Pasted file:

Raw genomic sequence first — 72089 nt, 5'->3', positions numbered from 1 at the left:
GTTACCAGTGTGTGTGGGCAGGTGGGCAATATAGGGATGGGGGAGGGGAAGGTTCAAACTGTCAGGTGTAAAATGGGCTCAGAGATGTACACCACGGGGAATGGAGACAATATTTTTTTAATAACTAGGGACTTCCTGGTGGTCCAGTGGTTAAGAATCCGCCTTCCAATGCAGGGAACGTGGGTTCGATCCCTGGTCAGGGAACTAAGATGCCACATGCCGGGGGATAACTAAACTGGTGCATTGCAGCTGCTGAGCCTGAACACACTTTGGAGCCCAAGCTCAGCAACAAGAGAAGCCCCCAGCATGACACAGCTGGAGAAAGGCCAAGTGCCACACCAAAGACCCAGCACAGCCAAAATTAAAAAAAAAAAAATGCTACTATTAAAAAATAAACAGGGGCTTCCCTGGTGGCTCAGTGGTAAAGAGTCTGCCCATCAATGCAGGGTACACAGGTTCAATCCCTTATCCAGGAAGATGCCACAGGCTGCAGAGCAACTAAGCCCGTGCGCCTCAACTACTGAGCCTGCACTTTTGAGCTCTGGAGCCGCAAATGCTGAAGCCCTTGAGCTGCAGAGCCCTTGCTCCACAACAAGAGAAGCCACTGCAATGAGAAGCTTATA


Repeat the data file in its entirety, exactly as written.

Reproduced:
Raw genomic sequence first — 72089 nt, 5'->3', positions numbered from 1 at the left:
GTTACCAGTGTGTGTGGGCAGGTGGGCAATATAGGGATGGGGGAGGGGAAGGTTCAAACTGTCAGGTGTAAAATGGGCTCAGAGATGTACACCACGGGGAATGGAGACAATATTTTTTTAATAACTAGGGACTTCCTGGTGGTCCAGTGGTTAAGAATCCGCCTTCCAATGCAGGGAACGTGGGTTCGATCCCTGGTCAGGGAACTAAGATGCCACATGCCGGGGGATAACTAAACTGGTGCATTGCAGCTGCTGAGCCTGAACACACTTTGGAGCCCAAGCTCAGCAACAAGAGAAGCCCCCAGCATGACACAGCTGGAGAAAGGCCAAGTGCCACACCAAAGACCCAGCACAGCCAAAATTAAAAAAAAAAAAATGCTACTATTAAAAAATAAACAGGGGCTTCCCTGGTGGCTCAGTGGTAAAGAGTCTGCCCATCAATGCAGGGTACACAGGTTCAATCCCTTATCCAGGAAGATGCCACAGGCTGCAGAGCAACTAAGCCCGTGCGCCTCAACTACTGAGCCTGCACTTTTGAGCTCTGGAGCCGCAAATGCTGAAGCCCTTGAGCTGCAGAGCCCTTGCTCCACAACAAGAGAAGCCACTGCAATGAGAAGCTTATA